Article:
Saturday, March 24, 2012
"Mud" Bruneteau had already played a season with the Detroit Olympics in the International Hockey League and was splitting time between the Olympics 23 games that season) and their parent club, the Detroit Red Wings (24 games) during the 1935-36 season when he was called up to the Red Wings near the end of the regular season. In his two dozen games, he had scored the first goal of his NHL career and was able to add a second before the conclusion of the regular season schedule.
Bruneteau, whose actual first name was Modere, remained on the roster as Detroit were to begin the Stanley Cup playoffs against the Montreal Maroons in a matchup of the winners of the American and Canadian Divisions for a spot in the finals. Game 1 was scheduled for the Montreal Forum on this date in 1936.
Norm Smith was the starting goaltender for the visiting Red Wings, while Lorne Chabot got the start for the host Maroons. Both teams were anxious to start out with a victory as the format of the playoffs in those days called for a best-of-five series, making the first win all that more critical in the club's efforts to become the first to win three games.
Red Wings goaltender Normie Smith
Both teams were held scoreless in the first period as they settled into the contest, and the second period passed without a goal as well. Despite the efforts of both clubs, each goaltender stood tall as regulation time came to and end still tied at 0-0 as the game went into overtime.
Few in attendance expected what was to come, as neither Smith or Chabot could be solved and the first extra period passed into the second. Yet still the game continued when neither club got the break they were looking for as the second overtime concluded still scoreless.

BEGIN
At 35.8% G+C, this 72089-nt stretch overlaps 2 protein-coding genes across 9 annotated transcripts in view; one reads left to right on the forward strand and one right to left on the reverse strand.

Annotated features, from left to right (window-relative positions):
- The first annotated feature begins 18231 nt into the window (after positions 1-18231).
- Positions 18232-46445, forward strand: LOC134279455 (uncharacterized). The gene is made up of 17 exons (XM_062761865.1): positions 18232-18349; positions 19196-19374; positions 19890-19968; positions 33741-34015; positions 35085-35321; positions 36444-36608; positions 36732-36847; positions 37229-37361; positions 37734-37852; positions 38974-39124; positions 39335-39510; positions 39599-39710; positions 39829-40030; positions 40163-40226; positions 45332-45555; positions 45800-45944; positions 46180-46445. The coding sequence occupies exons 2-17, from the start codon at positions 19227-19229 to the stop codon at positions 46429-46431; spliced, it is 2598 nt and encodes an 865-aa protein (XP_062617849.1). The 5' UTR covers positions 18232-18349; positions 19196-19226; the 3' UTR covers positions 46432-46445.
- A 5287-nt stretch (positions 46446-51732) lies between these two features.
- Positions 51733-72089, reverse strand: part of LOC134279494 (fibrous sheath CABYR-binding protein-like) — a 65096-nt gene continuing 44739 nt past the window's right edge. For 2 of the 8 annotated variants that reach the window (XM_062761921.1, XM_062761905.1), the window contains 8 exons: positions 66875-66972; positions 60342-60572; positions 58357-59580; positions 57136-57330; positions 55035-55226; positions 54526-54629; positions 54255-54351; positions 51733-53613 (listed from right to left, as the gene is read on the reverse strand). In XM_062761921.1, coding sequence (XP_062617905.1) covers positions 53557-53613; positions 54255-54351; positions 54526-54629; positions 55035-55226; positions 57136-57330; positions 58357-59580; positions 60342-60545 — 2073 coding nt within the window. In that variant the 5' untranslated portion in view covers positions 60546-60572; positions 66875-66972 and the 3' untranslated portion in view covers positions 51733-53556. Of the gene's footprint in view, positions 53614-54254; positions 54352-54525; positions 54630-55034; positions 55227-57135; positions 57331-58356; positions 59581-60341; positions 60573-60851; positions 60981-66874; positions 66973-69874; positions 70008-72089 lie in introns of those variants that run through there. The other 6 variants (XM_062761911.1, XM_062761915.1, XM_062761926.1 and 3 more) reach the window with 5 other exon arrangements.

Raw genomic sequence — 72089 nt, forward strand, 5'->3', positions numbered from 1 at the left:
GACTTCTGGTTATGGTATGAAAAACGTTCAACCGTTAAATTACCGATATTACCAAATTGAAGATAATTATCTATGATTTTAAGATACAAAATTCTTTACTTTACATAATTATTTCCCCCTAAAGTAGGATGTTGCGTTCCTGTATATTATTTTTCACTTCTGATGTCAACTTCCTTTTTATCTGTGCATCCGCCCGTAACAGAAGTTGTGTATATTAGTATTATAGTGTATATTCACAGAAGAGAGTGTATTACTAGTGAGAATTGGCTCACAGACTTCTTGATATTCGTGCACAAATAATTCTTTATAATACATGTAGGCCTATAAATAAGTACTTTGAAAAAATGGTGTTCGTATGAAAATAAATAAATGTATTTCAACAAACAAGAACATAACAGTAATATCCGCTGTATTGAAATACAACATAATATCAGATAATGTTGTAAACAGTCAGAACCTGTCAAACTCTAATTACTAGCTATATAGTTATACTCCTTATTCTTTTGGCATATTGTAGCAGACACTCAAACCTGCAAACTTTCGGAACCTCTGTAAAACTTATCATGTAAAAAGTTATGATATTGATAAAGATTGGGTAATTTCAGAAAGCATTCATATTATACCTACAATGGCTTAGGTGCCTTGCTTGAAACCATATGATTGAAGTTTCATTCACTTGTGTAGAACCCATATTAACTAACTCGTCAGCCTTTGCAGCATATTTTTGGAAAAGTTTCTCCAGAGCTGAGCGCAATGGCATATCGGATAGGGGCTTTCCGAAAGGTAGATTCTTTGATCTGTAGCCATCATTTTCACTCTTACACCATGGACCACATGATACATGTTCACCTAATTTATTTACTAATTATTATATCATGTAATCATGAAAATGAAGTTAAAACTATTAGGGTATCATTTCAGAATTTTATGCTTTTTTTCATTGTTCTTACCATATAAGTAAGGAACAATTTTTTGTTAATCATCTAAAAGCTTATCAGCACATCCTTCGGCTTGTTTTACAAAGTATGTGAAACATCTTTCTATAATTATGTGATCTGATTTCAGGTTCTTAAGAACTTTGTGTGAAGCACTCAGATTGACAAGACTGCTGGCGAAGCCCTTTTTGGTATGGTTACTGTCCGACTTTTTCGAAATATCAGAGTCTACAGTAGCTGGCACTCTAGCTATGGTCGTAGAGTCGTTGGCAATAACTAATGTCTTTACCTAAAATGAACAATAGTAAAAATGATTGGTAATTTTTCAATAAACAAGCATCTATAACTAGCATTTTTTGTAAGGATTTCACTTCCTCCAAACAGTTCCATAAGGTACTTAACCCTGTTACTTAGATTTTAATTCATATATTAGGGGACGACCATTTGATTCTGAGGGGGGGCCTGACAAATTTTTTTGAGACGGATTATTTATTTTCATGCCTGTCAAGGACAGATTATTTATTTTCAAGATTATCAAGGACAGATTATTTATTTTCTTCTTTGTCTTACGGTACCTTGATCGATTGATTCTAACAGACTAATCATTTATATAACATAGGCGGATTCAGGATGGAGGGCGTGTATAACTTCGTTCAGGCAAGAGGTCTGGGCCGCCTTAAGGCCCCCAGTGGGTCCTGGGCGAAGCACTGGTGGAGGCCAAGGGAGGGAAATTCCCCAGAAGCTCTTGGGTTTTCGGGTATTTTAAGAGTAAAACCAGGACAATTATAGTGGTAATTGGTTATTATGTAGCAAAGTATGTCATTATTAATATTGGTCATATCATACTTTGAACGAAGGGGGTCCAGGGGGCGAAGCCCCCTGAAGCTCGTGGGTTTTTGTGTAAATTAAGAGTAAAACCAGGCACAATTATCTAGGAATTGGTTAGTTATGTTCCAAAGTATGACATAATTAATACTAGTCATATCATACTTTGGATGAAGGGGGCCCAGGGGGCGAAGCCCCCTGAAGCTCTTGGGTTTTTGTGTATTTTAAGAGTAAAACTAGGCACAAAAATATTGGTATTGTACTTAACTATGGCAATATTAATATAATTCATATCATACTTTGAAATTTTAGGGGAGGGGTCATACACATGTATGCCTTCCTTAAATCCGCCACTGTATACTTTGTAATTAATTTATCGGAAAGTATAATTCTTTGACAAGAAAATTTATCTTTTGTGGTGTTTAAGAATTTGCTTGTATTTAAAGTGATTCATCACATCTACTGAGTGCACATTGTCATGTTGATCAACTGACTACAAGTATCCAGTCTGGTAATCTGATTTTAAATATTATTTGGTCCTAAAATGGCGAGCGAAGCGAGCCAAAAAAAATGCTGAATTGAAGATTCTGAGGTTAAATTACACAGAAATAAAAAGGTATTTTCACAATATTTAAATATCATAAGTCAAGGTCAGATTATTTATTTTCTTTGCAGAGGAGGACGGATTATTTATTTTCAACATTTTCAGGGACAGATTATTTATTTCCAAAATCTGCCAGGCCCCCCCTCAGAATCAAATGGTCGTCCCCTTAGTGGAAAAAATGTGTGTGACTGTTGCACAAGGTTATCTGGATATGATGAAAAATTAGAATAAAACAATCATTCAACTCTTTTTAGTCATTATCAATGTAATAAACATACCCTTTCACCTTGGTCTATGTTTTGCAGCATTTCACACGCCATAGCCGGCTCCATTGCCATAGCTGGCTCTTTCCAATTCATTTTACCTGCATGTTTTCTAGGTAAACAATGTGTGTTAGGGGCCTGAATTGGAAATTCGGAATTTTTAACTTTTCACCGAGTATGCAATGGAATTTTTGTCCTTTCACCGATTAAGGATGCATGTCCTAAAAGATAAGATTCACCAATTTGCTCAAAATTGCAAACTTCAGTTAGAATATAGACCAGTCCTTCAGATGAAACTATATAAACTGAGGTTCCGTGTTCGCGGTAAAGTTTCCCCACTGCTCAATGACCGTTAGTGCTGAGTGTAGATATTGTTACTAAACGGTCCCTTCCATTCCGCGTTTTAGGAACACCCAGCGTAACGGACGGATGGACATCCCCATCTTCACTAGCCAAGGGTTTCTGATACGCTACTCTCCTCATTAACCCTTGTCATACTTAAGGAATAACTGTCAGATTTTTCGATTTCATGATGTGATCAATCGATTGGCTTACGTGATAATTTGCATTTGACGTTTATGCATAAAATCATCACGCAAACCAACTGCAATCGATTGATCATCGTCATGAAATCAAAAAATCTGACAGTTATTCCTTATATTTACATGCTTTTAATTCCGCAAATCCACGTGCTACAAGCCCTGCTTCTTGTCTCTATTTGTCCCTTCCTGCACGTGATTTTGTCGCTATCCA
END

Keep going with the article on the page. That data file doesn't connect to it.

Smtih in the Red Wings goal during the historic game against the Maroons
A third overtime came and went as the length of the game had now doubled from three periods to now six. The referees had even stopped taking their skates off between periods for fear that they would not be able to get them on again since their feet were so swollen.
The game was now beginning to move well up the list of longest games in league history as the fourth overtime marched on. By the nine minute mark the game had now become the second longest ever as it surpassed the 68:52 of extra time the Montreal Canadiens and New York Rangers had required six years earlier.
It was now well past midnight when the fifth overtime began as the tired players fought to end the epic, each careful of not being the one who would make a critical mistake in the exhausted condition.
Now at 100 minutes of overtime having been played as the sixth overtime began, the game was now within range of the all-time record, which arrived after another 4 minutes and 47 seconds, surpassing the Toronto Maple Leafs and Boston Bruins playoff game from April 3, 1933.
Yet still the marathon continued with no finish line in sight as the halfway mark of the period passed while the quality of the ice continued to grow worse and worse with each passing period, raising concerns that a crazy bounce would lead to a turnover which would decide the game.